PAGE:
When Bestseller Lists Aren't

In Author World, there’s a kerfuffle going on right now because the New York Times bestseller list has chosen to leave off a book that is … wait for it … a bestseller.

As a reader, I rarely if ever pay attention to bestseller lists. But if you do, if you are swayed by what other books are selling well, you should know that the New York Times list is NOT bestsellers.

It’s what’s called a “curated” list. The NYT acknowledges that it only counts sales that come from certain outlets of its choosing. And it won’t say which outlets, so it’s not known how broad or deep a range those outlets might represent.

In addition, there are instances where it certainly seems that the New York Times has passed over books for unknown reasons. The latest instance is what’s caused this stir.

I can add to the anecdotal evidence because at least two of my books definitely outsold multiple titles that made the NYT list, while mine were not included. Two more of my books appeared to outsell titles that made the NYT list, but I was more naïve then and thought I must be wrong. <wg>

(Oh, and of course, all this is for only a designated seven days. It has nothing to do with ongoing sales, it’s only for that one week. So keep that in mind, too.)

So, if you want to buy and read based on titles or authors bearing the designation “New York Times Bestseller,” you should be aware that the more accurate designation would be “New York Times Favorites.”

And while we’re at it, Amazon’s “bestseller” lists aren’t, either. For the past 18 months, Amazon has been employing algorithms that favor books that are in its “Kindle Unlimited” program. To be in “Kindle Unlimited” a book cannot be offered for sale anywhere else. I’m among a lot of authors who choose not to disenfranchise our readers who prefer other devices. So we are, in essence, disfavored in the Amazon algorithms.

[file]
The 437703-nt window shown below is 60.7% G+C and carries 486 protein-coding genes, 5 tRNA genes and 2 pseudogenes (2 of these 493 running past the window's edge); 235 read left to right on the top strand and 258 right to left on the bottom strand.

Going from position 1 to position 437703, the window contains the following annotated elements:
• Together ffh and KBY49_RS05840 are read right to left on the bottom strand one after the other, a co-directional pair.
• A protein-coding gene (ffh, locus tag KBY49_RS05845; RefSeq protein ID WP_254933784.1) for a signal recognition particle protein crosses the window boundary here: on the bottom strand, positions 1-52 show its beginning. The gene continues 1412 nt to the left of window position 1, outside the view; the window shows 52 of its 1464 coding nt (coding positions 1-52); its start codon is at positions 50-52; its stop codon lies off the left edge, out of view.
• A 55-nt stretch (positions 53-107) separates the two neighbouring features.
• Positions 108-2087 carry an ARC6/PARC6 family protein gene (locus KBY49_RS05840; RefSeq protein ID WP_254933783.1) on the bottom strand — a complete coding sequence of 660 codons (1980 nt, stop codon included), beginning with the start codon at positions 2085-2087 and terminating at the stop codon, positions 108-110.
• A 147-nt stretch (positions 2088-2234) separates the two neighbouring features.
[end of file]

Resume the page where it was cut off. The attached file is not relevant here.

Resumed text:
(The non-KU titles that are on those Amazon lists ARE bestsellers. In fact, they have to sell enough to overcome the algorithm advantages given KU titles.)

The USA Today list is probably the closest to an accurate accounting based solely on sales … you know, a list of actual bestsellers.

It’s not infallible, however. It was only thanks to wonderful author Lisa Mondello saying she thought Heart Stealers should have been on the list back in early 2013 that we contacted USA Today and asked if we might have been overlooked. To its great credit, it doublechecked and said, yes, Heart Stealers should have been included, and issued a revised list (without knocking anybody off, either) – and that was the first time I had a USA Today bestselling title.

The New York Times has been operating this way for decades. Amazon, as I said, started favoring KU titles 18 months ago. I can’t imagine either one changing. And most of the time I view this as just one of the unpleasant realities of the business – every business has them.

But it stirs my journalistic soul that they inaccurately call their listings “the bestsellers.” And it stirs my Irish that they mislead readers.

So, remember when you look at those listings, you are seeing “New York Times Favored Titles” and “Amazon Titles That Make Us More Money.”

… And then go buy another Patricia McLinn book!! <g>

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